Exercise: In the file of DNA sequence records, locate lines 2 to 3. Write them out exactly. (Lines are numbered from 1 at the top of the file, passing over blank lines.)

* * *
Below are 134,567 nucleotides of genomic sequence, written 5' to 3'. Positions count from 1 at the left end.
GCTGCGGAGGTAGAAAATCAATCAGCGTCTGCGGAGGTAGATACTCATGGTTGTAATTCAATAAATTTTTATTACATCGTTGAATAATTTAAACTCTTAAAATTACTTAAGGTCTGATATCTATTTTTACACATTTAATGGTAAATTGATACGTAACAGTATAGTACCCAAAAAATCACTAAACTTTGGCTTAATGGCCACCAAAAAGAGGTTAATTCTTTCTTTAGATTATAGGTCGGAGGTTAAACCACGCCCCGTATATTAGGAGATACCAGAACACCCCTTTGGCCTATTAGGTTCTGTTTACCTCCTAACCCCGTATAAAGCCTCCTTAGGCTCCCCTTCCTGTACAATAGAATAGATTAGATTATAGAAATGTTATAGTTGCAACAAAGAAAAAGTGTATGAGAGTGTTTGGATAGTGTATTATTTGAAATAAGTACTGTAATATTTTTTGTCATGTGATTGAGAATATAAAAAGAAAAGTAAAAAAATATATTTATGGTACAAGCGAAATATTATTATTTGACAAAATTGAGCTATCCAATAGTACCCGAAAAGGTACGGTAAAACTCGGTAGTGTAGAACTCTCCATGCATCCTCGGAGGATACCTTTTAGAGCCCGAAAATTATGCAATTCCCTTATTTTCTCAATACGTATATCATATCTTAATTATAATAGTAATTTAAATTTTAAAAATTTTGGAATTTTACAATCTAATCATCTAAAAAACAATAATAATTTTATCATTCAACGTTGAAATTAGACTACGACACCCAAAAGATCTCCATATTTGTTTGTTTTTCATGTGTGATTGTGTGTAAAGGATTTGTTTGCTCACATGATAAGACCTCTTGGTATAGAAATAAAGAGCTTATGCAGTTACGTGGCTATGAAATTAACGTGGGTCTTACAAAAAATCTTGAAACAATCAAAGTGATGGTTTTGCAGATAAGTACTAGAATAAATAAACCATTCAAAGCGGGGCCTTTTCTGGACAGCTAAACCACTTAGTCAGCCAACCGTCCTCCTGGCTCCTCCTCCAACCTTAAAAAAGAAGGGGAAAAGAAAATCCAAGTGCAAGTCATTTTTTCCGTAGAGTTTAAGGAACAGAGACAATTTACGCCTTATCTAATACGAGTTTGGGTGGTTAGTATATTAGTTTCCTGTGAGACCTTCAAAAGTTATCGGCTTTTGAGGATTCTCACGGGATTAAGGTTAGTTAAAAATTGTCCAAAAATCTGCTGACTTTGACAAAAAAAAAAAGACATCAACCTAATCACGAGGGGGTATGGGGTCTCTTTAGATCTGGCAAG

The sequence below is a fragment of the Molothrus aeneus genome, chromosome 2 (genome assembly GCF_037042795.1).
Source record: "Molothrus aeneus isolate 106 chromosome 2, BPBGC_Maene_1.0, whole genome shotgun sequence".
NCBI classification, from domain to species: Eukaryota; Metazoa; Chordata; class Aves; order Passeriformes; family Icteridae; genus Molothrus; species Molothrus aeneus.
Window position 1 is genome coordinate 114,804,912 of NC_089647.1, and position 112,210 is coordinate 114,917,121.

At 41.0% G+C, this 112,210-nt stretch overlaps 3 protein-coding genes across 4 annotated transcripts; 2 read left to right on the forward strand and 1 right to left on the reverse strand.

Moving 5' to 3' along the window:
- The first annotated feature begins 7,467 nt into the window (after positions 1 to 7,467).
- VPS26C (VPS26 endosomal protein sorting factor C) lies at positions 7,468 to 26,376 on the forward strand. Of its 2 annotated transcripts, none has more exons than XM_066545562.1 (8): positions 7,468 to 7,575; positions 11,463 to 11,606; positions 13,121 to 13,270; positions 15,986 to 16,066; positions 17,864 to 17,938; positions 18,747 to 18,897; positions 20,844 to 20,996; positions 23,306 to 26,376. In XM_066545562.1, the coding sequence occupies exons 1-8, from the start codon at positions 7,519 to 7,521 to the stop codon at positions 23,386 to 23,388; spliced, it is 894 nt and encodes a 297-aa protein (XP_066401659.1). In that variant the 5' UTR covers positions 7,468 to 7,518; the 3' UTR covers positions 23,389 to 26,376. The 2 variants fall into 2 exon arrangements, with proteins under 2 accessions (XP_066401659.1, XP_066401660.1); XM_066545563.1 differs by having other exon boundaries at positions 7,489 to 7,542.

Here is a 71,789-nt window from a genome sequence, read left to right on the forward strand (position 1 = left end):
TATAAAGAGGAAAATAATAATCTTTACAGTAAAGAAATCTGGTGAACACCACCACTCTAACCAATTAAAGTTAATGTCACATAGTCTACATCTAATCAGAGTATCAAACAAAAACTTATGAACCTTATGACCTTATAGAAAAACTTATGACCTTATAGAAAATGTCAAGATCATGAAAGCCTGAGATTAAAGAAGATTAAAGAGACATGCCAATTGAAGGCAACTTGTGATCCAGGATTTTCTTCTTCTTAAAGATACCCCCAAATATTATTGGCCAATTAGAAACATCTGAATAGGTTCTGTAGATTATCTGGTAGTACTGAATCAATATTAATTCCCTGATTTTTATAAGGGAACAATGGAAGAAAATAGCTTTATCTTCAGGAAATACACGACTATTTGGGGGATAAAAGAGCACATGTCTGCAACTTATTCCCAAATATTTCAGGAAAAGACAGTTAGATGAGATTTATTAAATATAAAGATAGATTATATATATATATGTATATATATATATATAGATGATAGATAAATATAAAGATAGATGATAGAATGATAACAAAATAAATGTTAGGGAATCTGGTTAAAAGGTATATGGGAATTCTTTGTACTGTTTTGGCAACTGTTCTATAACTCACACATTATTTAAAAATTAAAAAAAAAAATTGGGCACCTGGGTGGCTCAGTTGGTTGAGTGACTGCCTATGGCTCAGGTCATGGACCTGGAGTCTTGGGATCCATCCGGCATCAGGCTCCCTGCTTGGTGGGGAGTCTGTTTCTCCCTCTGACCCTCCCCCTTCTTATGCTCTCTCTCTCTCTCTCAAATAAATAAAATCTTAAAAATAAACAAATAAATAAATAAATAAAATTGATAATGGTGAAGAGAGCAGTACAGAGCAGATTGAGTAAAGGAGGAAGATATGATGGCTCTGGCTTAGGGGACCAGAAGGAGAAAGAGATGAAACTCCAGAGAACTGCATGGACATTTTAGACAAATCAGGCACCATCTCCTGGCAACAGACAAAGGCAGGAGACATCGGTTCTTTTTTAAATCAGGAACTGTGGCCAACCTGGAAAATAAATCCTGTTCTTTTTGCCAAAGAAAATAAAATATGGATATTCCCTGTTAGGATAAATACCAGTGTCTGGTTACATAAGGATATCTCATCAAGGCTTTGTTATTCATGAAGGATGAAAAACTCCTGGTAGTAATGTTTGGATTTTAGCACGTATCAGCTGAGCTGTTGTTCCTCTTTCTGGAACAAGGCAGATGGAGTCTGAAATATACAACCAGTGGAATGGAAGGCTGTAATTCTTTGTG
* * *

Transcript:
GCTGCGGAGGTAGAAAATCAATCAGCGTCTGCGGAGGTAGATACTCATGGTTGTAATTCAATAAATTTTTATTACATCGTTGAATAATTTAAACTCTTAAAATTACTTAAGGTCTGATATCTATTTTTACACATTTAATGGTAAATTGATACGTAACAGTATAGTACCCAAAAAATCACTAAACTTTGGCTTAATGGCCACCAAAAAGAGGTTAATTCTTTCTTTAGATTATAGGTCGGAGGTTAAACCACGCCCCGTATATTAGGAGATACCAGAACACCCCTTTGGCCTATTAGGTTCTGTTTACCTCCTAACCCCGTATAAAGCCTCCTTAGGCTCCCCTTCCTGTACAATAGAATAGATTAGATTATAGAAATGTTATAGTTGCAACAAAGAAAAAGTGTATGAGAGTGTTTGGATAGTGTATTATTTGAAATAAGTACTGTAATATTTTTTGTCATGTGATTGAGAATATAAAAAGAAAAGTAAAAAAATATATTTATGGTACAAGCGAAATATTATTATTTGACAAAATTGAGCTATCCAATAGTACCCGAAAAGGTACGGTAAAACTCGGTAGTGTAGAACTCTCCATGCATCCTCGGAGGATACCTTTTAGAGCCCGAAAATTATGCAATTCCCTTATTTTCTCAATACGTATATCATATCTTAATTATAATAGTAATTTAAATTTTAAAAATTTTGGAATTTTACAATCTAATCATCTAAAAAACAATAATAATTTTATCATTCAACGTTGAAATTAGACTACGACACCCAAAAGATCTCCATATTTGTTTGTTTTTCATGTGTGATTGTGTGTAAAGGATTTGTTTGCTCACATGATAAGACCTCTTGGTATAGAAATAAAGAGCTTATGCAGTTACGTGGCTATGAAATTAACGTGGGTCTTACAAAAAATCTTGAAACAATCAAAGTGATGGTTTTGCAGATAAGTACTAGAATAAATAAACCATTCAAAGCGGGGCCTTTTCTGGACAGCTAAACCACTTAGTCAGCCAACCGTCCTCCTGGCTCCTCCTCCAACCTTAAAAAAGAAGGGGAAAAGAAAATCCAAGTGCAAGTCATTTTTTCCGTAGAGTTTAAGGAACAGAGACAATTTACGCCTTATCTAATACGAGTTTGGGTGGTTAGTATATTAGTTTCCTGTGAGACCTTCAAAAGTTATCGGCTTTTGAGGATTCTCACGGGATTAAGGTTAGTTAAAAATTGTCCAAAAATCTGCTGACTTTGACAAAAAAAAAAAGACATCAACCTAATCACGAGGGGGTATGGGGTCTCTTTAGATCTGGCAAG

The sequence below is a fragment of the Molothrus aeneus genome, chromosome 2 (genome assembly GCF_037042795.1).